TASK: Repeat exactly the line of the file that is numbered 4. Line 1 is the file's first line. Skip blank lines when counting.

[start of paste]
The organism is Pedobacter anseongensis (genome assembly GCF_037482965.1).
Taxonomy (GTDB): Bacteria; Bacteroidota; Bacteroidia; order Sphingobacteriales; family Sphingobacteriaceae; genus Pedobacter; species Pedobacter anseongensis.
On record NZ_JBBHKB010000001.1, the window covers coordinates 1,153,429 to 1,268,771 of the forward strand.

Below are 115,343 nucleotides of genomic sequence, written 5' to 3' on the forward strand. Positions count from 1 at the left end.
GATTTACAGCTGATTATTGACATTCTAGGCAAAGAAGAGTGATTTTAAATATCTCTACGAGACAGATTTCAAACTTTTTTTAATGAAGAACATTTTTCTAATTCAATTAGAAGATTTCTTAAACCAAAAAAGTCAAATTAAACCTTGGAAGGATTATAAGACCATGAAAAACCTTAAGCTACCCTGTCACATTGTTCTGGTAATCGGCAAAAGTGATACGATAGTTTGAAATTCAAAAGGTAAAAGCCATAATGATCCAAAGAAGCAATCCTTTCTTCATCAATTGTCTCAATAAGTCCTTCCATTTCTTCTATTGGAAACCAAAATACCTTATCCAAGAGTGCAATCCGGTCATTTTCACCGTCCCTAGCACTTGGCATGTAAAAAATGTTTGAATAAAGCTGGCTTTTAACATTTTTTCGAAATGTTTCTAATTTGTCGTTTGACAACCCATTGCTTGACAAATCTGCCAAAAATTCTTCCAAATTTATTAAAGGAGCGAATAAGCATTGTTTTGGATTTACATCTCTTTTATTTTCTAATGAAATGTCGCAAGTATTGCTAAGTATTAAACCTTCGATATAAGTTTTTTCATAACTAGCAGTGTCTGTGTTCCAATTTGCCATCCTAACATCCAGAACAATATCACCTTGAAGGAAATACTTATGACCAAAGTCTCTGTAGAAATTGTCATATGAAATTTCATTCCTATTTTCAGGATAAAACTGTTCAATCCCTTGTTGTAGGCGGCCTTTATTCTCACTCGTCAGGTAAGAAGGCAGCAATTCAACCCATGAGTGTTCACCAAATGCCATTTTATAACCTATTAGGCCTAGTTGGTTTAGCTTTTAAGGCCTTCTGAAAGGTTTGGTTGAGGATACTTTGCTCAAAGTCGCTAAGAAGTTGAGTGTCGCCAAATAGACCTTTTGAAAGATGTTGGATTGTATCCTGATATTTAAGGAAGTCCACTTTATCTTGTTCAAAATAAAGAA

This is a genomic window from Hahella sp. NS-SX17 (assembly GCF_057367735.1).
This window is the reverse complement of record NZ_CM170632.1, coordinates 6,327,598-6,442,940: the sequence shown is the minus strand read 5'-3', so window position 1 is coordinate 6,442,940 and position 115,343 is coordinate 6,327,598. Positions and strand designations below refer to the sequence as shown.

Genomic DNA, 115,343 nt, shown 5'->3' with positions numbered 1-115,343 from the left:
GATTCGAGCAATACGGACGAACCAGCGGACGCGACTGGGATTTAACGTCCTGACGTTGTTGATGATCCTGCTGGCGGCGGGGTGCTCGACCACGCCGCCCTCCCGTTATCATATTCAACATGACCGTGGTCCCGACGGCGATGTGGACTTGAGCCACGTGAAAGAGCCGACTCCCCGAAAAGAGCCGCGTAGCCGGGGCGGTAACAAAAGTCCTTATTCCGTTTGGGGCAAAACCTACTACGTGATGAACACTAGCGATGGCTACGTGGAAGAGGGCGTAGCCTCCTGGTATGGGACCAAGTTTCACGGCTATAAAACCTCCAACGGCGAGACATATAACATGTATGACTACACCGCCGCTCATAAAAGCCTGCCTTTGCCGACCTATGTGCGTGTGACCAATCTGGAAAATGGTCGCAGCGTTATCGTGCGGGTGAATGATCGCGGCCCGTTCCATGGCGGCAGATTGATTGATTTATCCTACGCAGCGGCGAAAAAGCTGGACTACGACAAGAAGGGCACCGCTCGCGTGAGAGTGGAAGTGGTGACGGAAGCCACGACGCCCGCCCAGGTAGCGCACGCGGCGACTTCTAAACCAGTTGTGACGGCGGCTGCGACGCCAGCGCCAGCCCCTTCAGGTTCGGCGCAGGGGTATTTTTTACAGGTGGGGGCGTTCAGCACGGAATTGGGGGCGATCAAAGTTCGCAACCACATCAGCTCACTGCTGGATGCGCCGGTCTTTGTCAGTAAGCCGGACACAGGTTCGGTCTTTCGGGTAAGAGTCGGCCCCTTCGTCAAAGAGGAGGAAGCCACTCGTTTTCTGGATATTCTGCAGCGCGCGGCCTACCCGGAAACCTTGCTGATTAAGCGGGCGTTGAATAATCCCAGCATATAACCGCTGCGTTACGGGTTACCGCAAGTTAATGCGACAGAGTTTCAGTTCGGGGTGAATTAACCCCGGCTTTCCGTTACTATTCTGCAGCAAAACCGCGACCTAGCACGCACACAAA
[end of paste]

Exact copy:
Below are 115,343 nucleotides of genomic sequence, written 5' to 3' on the forward strand. Positions count from 1 at the left end.